Sometime during recording of 5uu’s Abandonship, it became apparent to drummer Dave Kerman that he could no longer reside in the US and properly incorporate his unique set of musical influences. So what better idea than to go to the source and infuse a Middle Eastern inspiration? Ahvak is the band name of his joint endeavor with Israeli musicians of high caliber. Onboard again is Udi Koomran who has been Dave’s compositional counterpart since UTotem, and here suspiciously credited with computer. Composer credits lie with keyboardists Udi Susser and Roy Yarkoni who blend insanity, and crafted composition. “Bertha” lies in that all-important number two track location that usually makes or breaks an album and the song is a scorcher. Familiar flashes of Present are apparent throughout the disc but with a further emphasis on organized dissonance and a folksy flavor. Guitarist Yehuda Kotton is used sparingly throughout the disc; his sole songwriting composition is “Melet” that translates to cement in the native language. His contrasting piece begins with an acoustic guitar introduction that quickly veers off into Zappa territory. It’s clear that Kerman (despite his feelings that prog is dead) and this group use a similar approach to Dave Grohl of the Foo Fighters. By extracting the root of a music source, they manage to bypass plateaus of earlier success. Fans of Present and Universe Zero will again rejoice as Kerman forges ahead. Highly recommended.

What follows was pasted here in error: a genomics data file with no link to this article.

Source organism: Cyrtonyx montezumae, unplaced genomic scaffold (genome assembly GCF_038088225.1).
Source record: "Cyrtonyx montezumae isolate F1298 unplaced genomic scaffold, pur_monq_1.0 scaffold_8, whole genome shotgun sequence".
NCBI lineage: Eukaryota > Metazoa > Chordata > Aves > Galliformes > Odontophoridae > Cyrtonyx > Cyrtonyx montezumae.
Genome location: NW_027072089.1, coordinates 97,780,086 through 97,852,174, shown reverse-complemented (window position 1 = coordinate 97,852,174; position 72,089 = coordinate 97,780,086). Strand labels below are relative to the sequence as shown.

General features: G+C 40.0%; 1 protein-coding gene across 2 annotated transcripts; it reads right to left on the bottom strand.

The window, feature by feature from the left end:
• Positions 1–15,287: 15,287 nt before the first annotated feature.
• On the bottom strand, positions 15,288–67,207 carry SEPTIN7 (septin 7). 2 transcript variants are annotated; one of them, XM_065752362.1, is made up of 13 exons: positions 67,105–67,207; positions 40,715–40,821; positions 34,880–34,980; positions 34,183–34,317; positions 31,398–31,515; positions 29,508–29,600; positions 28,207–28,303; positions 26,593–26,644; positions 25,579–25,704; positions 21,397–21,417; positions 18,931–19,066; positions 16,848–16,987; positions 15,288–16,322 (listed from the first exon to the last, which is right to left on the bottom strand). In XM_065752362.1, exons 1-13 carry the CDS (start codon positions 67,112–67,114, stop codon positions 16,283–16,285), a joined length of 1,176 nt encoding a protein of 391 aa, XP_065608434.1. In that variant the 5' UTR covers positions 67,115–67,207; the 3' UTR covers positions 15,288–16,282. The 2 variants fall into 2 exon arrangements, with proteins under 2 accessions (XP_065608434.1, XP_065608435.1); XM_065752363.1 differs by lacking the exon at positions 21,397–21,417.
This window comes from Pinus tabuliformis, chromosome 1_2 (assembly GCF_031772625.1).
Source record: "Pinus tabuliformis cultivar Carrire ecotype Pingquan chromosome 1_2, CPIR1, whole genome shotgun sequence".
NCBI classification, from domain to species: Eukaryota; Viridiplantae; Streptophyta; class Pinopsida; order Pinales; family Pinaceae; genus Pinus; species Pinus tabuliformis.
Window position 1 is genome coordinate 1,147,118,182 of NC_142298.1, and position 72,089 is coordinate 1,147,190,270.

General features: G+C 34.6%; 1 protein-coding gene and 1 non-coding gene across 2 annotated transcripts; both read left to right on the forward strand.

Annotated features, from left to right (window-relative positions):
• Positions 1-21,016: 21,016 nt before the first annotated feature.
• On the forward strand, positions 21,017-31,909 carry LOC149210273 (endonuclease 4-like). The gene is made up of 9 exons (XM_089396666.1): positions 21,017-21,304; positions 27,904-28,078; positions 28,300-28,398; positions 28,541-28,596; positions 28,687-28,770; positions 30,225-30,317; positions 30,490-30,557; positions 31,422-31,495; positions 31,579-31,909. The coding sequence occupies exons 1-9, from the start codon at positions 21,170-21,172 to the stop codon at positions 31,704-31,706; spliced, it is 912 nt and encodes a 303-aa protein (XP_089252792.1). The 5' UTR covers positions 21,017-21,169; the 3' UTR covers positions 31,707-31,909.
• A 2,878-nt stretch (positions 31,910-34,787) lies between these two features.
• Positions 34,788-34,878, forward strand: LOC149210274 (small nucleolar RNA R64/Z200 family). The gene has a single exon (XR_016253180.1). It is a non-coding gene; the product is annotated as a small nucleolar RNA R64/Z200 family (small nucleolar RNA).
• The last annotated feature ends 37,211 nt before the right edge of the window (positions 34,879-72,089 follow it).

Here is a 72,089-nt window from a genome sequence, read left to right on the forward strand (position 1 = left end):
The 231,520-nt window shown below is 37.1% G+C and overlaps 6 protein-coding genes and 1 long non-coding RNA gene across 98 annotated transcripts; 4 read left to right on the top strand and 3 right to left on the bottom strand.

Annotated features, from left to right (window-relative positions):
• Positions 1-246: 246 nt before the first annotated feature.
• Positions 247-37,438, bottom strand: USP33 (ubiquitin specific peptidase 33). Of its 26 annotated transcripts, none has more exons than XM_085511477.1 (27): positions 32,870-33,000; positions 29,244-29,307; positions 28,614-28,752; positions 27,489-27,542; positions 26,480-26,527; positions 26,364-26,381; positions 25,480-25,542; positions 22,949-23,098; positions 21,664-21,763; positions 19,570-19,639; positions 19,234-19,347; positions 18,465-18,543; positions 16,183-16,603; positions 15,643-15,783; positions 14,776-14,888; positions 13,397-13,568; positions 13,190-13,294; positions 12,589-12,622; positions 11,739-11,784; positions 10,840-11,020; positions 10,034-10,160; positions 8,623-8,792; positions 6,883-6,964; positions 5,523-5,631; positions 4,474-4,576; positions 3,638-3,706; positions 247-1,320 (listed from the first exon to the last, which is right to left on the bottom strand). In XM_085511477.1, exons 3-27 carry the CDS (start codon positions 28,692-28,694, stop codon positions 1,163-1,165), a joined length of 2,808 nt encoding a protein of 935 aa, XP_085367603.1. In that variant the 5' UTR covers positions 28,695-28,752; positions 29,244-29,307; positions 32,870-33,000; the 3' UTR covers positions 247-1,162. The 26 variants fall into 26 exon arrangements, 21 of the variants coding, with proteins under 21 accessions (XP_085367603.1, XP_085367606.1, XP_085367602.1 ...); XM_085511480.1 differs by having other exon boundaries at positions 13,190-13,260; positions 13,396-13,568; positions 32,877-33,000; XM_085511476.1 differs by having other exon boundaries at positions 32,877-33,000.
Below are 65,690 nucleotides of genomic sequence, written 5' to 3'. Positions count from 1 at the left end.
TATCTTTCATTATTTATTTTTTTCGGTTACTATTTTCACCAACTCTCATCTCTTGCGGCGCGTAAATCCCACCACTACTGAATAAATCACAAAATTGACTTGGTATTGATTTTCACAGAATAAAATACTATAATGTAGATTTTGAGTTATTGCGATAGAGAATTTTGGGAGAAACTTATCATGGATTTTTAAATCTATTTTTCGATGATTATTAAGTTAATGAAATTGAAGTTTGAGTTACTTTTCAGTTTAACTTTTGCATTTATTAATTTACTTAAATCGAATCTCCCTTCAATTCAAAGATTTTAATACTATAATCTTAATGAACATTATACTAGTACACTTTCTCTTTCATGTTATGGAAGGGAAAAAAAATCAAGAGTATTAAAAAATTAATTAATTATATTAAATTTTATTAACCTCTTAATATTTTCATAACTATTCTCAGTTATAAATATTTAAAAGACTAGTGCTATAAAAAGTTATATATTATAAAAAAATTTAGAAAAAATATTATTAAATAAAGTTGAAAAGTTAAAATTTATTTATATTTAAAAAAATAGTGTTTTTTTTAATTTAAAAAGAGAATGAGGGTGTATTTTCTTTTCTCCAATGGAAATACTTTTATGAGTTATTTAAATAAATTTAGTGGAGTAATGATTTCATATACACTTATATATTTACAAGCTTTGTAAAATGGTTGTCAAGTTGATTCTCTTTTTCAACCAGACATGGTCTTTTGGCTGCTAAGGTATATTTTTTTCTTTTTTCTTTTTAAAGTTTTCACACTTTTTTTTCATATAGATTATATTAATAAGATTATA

by Sean McFee, 2004-04-01: